Where was I?
Where had she been for those two weeks? That was a question she would need to find the answer to, for herself.
“Who knows of my going missing, Hetty?”
“No one outside of your family, Miss. We were careful to involve only those on the estate, and your parents and immediate family. They came up from London the moment they got my letters—just a few days after you'd gone—and then they went straight out looking for you, making enquires at the more distant estates and asking if anyone had seen your horse, Peony—they had a drawing of her—and a young lady as looked like you, riding her.
“We sent some of the lads out to scour around in other directions and alerted our own tenant farmers to keep their eyes open for you, or a rider-less horse wandering about.
“Mister Frith was looking closer in; where he’s most familiar. There are lots of places on the estate to have an accident; where a horse could break a leg and you could be lying injured, out of sight, in that underbrush.
“On top of that he is always concerned for everyone’s safety, especially where Gideon Maskell, on that next estate over is concerned. Except the old man, dropped dead a month ago now--you remember that, of course?"
"So that let him off the hook. That old man and his henchmen were not to be trusted at any time. He even drove his own son and grandson's away when they went against his wishes. I did hear they'd come back and were trying to undo the damage the old man had done. I wish them every luck. They didn't deserve a villain like that in their lives."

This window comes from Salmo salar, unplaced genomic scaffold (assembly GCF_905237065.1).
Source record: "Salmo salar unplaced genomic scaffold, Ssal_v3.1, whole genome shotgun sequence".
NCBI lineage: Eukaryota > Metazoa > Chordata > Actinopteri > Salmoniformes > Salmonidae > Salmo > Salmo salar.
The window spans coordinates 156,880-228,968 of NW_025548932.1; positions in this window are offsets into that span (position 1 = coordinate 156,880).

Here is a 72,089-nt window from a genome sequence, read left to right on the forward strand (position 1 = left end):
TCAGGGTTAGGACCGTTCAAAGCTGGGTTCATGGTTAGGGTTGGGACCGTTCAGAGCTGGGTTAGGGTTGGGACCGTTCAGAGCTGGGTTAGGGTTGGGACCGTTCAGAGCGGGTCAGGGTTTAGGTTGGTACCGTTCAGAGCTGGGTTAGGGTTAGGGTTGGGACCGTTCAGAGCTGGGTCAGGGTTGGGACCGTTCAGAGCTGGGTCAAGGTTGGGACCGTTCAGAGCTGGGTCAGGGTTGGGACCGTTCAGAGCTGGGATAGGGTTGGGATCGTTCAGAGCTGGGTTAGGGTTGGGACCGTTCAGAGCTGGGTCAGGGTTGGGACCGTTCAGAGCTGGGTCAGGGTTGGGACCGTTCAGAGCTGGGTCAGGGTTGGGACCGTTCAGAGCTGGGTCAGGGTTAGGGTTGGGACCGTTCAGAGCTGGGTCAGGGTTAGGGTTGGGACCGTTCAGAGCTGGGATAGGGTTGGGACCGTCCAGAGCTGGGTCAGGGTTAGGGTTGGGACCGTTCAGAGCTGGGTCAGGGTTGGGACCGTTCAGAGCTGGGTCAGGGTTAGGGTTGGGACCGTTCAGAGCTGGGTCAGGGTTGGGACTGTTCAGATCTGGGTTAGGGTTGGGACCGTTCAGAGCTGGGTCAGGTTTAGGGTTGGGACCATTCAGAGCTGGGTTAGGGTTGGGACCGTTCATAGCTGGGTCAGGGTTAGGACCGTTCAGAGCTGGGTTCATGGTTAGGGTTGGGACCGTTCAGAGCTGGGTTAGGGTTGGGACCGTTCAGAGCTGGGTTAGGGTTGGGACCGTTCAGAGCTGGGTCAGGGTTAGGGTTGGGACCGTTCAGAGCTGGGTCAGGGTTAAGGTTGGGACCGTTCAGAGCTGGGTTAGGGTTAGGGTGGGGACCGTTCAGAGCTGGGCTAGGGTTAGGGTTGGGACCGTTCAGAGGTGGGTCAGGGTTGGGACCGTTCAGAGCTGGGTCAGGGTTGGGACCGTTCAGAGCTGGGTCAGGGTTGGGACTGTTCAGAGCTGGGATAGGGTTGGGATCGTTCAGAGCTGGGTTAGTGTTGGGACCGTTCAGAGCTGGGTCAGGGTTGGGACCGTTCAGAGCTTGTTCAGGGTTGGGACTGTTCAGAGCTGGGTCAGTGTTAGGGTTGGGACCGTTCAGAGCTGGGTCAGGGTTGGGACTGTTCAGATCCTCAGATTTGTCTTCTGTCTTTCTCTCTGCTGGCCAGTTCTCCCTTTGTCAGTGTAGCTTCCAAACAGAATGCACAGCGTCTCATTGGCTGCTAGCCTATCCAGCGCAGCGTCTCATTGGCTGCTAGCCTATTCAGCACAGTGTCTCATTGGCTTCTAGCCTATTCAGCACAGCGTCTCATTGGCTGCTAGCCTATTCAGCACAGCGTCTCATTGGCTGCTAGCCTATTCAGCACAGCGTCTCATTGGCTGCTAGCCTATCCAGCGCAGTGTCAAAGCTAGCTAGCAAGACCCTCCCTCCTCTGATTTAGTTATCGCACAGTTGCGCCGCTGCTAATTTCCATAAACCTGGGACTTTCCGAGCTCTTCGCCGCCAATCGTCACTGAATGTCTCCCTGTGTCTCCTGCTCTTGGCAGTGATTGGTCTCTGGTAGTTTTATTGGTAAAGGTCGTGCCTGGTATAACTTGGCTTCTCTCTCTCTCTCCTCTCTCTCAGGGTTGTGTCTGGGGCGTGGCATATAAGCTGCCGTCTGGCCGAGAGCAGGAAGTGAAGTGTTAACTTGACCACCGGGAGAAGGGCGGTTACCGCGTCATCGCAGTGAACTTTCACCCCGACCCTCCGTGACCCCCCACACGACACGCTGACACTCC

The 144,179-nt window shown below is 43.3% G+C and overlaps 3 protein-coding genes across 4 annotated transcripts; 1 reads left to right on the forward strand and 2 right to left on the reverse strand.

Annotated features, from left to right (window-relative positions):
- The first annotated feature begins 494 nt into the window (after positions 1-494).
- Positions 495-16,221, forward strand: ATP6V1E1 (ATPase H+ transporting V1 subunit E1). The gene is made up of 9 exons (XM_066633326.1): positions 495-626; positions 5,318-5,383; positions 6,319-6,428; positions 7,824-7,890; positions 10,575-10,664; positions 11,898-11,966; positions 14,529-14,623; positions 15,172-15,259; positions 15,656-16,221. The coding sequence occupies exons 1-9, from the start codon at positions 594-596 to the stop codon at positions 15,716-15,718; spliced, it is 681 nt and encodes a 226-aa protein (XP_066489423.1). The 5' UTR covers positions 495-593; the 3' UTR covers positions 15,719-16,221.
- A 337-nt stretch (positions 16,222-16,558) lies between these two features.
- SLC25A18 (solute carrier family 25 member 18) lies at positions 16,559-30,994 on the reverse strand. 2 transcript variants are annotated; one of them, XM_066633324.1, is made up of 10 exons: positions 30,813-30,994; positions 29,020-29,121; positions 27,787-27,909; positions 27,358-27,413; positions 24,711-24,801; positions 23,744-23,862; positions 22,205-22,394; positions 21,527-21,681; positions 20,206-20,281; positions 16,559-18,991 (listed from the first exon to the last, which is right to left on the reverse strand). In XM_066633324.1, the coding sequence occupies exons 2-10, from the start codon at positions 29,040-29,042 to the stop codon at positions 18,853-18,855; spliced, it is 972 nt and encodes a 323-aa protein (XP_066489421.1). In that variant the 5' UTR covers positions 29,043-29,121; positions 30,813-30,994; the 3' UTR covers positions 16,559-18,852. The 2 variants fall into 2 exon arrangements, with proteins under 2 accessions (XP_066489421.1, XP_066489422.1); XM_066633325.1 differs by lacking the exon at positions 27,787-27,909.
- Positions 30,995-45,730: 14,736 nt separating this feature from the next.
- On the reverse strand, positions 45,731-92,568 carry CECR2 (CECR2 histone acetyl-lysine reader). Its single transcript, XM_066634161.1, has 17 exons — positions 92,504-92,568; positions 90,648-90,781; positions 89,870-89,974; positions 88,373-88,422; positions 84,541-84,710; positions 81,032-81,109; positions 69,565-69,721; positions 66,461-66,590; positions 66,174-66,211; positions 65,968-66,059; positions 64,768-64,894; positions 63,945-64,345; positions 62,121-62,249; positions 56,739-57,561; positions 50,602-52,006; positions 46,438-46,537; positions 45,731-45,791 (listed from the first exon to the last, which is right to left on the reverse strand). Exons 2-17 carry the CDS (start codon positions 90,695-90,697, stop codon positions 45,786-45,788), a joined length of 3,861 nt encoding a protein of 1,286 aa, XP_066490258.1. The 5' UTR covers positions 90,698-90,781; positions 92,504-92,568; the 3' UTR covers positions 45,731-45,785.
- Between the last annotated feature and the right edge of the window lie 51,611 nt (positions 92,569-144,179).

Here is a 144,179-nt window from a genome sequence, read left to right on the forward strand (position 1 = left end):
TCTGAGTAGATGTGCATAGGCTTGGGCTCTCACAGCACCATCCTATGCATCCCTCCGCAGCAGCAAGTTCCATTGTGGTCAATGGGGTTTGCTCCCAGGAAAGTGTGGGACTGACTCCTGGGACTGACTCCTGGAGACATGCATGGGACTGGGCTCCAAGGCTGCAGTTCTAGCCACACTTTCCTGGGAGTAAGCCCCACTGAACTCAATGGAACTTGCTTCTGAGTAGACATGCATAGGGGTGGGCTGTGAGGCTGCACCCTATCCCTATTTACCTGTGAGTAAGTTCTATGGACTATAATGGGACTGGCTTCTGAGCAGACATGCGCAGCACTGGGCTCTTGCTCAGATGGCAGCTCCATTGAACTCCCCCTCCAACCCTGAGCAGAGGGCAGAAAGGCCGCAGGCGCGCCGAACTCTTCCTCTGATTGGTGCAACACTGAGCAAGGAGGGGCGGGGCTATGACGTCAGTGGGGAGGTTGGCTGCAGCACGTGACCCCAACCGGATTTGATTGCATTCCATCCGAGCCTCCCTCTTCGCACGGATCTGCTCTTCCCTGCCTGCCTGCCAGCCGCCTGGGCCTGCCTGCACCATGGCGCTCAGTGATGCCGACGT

Hetty shook her head disapprovingly. "Not to be trusted, that family, when that old man was alive. We checked over there first thing and even a few times after that too, searching their barns just in case. I would put nothing past that old man, but the present Maskells are even helping look for you.”
Anna remembered something for herself. “I should speak to Mr. Frith about them. When I was coming back from the river, I blundered into a fence where there should not be one. I think they were tearing it down, now that I recall, but I wasn't going to stop and ask.”
The older Maskell, now diseased, had a habit of claiming land that was not his, and moving, and directing others to build fences where there should not be any.
That old villain had not been above setting fire to neighbors crops or to the barn of a neighbor,
However, that had backfired badly upon him some years earlier; landing the old man in the assizes in London, and having to pay restitution.
He’d mended his ways after that, but only because he'd been forced to, or would face Jail time or would even be deported.
Hetty was still speaking. “Mister Frith knows this estate like the back of his hand and every little slough, stream, pond, pit, and quarry; every rabbit hole and fox burrow; fallen tree and pitfall, and he could see no sign of you close-in, so they extended their search farther out to the surrounding estates, but still found no sign of you or your horse, but you say you were over the river.
“That was too far for you to go; ten miles at least. And that river is a dangerous place, with treacherous footing for a horse. They knew you would not have tried to cross that, with it being in flood after those dreadful rains we had earlier, and you on, Peony. She’s skittish enough about water as it is.”
“I had no trouble fording it when I came home, Hetty. I remember that.”
“No, you wouldn’t. Not on that other horse you wouldn’t, and after the level had dropped. But on, Peony? And after those heavy rains we had two weeks ago? Why would you want to go over there? No one would believe you had gone that far in that direction or had tried to cross that river. No wonder we couldn't find you.”
She thought of something else in her fussing.
“We should get a doctor to see to you, Miss, just in case….”
Anna rebelled at that suggestion.
“Why? I am well, and I am not injured in any way. I am just as I should be. A cup of tea, and I shall be my own self, soon enough, and ready to tackle anything.
“None of this seems real to me. I expect it might take a day or two to settle down after that. Would a doctor bring back my memory, or tell me where I had been?”